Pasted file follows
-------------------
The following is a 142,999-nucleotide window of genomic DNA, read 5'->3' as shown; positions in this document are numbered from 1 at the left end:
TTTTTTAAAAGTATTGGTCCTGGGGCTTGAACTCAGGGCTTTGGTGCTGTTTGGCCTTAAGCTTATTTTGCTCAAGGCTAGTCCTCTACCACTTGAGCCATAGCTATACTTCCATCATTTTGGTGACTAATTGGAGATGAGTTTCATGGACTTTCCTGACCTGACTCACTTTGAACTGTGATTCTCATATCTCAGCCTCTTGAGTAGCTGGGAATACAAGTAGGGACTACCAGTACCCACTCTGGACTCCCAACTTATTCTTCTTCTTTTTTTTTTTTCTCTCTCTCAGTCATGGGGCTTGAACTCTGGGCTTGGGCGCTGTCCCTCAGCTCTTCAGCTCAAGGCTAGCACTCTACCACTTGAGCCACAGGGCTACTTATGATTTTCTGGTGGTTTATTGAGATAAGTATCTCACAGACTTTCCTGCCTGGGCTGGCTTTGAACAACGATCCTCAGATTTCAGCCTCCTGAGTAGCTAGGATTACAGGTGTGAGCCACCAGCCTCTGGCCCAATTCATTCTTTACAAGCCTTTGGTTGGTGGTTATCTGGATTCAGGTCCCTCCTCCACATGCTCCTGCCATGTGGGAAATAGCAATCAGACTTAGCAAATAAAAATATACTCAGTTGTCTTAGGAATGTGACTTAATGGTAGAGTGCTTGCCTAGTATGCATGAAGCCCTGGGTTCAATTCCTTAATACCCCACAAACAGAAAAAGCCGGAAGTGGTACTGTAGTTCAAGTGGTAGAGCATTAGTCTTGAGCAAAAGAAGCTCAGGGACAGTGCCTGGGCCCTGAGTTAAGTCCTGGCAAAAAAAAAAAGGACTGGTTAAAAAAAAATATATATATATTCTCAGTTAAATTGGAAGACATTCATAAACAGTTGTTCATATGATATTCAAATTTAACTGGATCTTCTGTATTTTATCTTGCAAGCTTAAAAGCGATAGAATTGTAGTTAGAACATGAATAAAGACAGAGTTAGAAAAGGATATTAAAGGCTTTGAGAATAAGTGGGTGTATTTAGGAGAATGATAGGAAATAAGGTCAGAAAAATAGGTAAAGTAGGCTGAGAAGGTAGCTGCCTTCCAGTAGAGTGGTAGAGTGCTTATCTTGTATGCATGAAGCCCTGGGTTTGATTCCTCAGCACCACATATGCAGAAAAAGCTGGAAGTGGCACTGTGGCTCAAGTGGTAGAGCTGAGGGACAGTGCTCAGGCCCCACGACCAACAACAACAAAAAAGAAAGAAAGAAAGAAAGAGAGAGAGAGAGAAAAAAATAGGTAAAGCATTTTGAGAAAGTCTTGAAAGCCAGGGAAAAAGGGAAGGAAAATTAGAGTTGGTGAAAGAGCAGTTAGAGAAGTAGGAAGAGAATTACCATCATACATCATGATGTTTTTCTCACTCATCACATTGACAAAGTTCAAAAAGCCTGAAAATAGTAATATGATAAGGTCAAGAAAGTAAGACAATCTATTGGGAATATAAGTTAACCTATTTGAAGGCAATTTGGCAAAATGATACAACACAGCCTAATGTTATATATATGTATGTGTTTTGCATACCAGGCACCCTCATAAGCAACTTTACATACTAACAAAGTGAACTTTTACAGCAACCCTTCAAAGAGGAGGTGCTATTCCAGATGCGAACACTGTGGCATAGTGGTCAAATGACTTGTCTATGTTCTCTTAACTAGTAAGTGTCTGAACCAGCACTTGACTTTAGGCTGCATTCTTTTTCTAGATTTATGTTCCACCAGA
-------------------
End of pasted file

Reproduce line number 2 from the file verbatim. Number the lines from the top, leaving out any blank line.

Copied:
TTTTTTAAAAGTATTGGTCCTGGGGCTTGAACTCAGGGCTTTGGTGCTGTTTGGCCTTAAGCTTATTTTGCTCAAGGCTAGTCCTCTACCACTTGAGCCATAGCTATACTTCCATCATTTTGGTGACTAATTGGAGATGAGTTTCATGGACTTTCCTGACCTGACTCACTTTGAACTGTGATTCTCATATCTCAGCCTCTTGAGTAGCTGGGAATACAAGTAGGGACTACCAGTACCCACTCTGGACTCCCAACTTATTCTTCTTCTTTTTTTTTTTTCTCTCTCTCAGTCATGGGGCTTGAACTCTGGGCTTGGGCGCTGTCCCTCAGCTCTTCAGCTCAAGGCTAGCACTCTACCACTTGAGCCACAGGGCTACTTATGATTTTCTGGTGGTTTATTGAGATAAGTATCTCACAGACTTTCCTGCCTGGGCTGGCTTTGAACAACGATCCTCAGATTTCAGCCTCCTGAGTAGCTAGGATTACAGGTGTGAGCCACCAGCCTCTGGCCCAATTCATTCTTTACAAGCCTTTGGTTGGTGGTTATCTGGATTCAGGTCCCTCCTCCACATGCTCCTGCCATGTGGGAAATAGCAATCAGACTTAGCAAATAAAAATATACTCAGTTGTCTTAGGAATGTGACTTAATGGTAGAGTGCTTGCCTAGTATGCATGAAGCCCTGGGTTCAATTCCTTAATACCCCACAAACAGAAAAAGCCGGAAGTGGTACTGTAGTTCAAGTGGTAGAGCATTAGTCTTGAGCAAAAGAAGCTCAGGGACAGTGCCTGGGCCCTGAGTTAAGTCCTGGCAAAAAAAAAAAGGACTGGTTAAAAAAAAATATATATATATTCTCAGTTAAATTGGAAGACATTCATAAACAGTTGTTCATATGATATTCAAATTTAACTGGATCTTCTGTATTTTATCTTGCAAGCTTAAAAGCGATAGAATTGTAGTTAGAACATGAATAAAGACAGAGTTAGAAAAGGATATTAAAGGCTTTGAGAATAAGTGGGTGTATTTAGGAGAATGATAGGAAATAAGGTCAGAAAAATAGGTAAAGTAGGCTGAGAAGGTAGCTGCCTTCCAGTAGAGTGGTAGAGTGCTTATCTTGTATGCATGAAGCCCTGGGTTTGATTCCTCAGCACCACATATGCAGAAAAAGCTGGAAGTGGCACTGTGGCTCAAGTGGTAGAGCTGAGGGACAGTGCTCAGGCCCCACGACCAACAACAACAAAAAAGAAAGAAAGAAAGAAAGAGAGAGAGAGAGAAAAAAATAGGTAAAGCATTTTGAGAAAGTCTTGAAAGCCAGGGAAAAAGGGAAGGAAAATTAGAGTTGGTGAAAGAGCAGTTAGAGAAGTAGGAAGAGAATTACCATCATACATCATGATGTTTTTCTCACTCATCACATTGACAAAGTTCAAAAAGCCTGAAAATAGTAATATGATAAGGTCAAGAAAGTAAGACAATCTATTGGGAATATAAGTTAACCTATTTGAAGGCAATTTGGCAAAATGATACAACACAGCCTAATGTTATATATATGTATGTGTTTTGCATACCAGGCACCCTCATAAGCAACTTTACATACTAACAAAGTGAACTTTTACAGCAACCCTTCAAAGAGGAGGTGCTATTCCAGATGCGAACACTGTGGCATAGTGGTCAAATGACTTGTCTATGTTCTCTTAACTAGTAAGTGTCTGAACCAGCACTTGACTTTAGGCTGCATTCTTTTTCTAGATTTATGTTCCACCAGA